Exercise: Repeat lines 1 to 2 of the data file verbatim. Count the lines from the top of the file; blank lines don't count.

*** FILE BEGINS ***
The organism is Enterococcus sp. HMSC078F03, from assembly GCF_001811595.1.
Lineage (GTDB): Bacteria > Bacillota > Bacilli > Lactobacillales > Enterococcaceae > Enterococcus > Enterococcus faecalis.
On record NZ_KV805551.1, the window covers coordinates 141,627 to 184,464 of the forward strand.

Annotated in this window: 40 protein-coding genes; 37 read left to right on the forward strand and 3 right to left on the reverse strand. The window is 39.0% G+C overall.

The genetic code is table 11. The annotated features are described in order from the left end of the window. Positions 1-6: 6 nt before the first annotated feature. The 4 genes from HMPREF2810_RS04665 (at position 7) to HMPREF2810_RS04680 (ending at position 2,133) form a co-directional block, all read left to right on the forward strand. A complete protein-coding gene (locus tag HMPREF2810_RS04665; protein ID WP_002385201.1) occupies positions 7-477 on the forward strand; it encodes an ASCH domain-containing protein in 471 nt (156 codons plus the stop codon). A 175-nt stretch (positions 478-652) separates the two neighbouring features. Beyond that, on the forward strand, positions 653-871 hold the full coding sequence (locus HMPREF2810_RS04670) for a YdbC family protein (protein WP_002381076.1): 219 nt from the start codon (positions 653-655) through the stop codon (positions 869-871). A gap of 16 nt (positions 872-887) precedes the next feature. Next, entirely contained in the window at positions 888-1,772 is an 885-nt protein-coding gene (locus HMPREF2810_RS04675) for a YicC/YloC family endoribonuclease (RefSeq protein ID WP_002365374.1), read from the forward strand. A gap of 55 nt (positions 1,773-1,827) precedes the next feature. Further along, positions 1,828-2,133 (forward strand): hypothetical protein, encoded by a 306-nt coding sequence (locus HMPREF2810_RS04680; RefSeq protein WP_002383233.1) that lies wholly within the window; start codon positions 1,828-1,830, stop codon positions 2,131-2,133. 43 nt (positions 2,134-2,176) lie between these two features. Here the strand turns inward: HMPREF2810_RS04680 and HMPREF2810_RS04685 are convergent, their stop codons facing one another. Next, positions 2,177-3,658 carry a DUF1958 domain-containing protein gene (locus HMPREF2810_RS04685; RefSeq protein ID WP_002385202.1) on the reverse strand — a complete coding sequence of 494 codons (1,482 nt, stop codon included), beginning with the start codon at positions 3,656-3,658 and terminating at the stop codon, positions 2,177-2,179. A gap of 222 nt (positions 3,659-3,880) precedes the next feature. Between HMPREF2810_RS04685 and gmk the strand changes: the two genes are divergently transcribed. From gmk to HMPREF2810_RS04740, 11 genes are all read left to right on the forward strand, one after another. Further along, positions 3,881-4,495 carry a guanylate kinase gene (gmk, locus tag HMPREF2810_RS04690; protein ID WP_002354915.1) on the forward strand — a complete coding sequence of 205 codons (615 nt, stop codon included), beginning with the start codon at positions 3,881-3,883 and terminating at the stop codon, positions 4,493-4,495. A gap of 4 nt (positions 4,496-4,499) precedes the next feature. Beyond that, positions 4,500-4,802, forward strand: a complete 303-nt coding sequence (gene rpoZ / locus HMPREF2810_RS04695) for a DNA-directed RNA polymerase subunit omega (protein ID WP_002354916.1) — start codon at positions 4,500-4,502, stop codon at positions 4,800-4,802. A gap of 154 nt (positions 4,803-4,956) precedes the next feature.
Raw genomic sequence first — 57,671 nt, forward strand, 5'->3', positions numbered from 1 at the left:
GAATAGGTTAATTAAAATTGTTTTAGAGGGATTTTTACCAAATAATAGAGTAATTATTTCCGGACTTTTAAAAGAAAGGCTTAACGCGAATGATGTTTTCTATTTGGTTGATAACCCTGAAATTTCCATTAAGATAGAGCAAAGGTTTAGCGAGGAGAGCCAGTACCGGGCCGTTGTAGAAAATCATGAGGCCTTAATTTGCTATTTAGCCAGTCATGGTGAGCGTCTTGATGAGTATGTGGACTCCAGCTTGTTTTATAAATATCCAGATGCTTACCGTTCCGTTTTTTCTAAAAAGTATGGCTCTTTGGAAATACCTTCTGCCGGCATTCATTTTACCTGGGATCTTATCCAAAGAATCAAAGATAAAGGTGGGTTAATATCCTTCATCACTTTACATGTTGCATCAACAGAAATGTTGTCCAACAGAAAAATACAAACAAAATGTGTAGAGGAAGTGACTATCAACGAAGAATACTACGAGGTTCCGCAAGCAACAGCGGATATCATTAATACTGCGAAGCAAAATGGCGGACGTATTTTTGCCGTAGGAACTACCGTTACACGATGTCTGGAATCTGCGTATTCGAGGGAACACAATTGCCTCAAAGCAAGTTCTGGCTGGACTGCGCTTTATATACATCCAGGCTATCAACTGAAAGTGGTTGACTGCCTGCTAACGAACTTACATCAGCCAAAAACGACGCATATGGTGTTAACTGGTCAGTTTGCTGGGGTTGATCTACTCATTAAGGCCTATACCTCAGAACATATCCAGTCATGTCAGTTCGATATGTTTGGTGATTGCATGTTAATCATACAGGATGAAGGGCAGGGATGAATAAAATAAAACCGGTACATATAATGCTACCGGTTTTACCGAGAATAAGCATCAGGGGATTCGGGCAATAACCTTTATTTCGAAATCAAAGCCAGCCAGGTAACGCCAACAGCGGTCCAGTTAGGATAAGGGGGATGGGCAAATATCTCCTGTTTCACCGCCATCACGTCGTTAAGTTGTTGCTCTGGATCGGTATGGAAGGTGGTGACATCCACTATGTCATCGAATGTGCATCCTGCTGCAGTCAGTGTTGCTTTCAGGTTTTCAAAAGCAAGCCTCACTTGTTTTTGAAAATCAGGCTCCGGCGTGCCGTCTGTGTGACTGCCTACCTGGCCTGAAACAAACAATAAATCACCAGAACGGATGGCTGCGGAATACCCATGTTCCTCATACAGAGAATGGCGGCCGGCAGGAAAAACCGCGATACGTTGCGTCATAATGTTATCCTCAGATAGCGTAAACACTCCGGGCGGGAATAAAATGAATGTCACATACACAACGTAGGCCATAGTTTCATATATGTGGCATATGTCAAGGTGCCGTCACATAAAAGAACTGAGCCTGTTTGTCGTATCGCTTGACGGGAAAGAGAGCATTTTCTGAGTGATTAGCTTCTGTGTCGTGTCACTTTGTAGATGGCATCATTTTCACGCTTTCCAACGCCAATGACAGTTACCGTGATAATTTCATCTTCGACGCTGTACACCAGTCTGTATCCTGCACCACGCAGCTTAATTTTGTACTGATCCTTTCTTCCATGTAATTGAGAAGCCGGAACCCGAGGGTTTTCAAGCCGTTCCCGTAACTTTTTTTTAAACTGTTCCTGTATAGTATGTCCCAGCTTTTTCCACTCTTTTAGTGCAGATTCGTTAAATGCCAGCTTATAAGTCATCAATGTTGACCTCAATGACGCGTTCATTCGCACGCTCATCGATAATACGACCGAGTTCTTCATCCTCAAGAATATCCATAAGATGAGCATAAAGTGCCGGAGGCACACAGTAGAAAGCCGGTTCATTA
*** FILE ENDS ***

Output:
The organism is Enterococcus sp. HMSC078F03, from assembly GCF_001811595.1.
Lineage (GTDB): Bacteria > Bacillota > Bacilli > Lactobacillales > Enterococcaceae > Enterococcus > Enterococcus faecalis.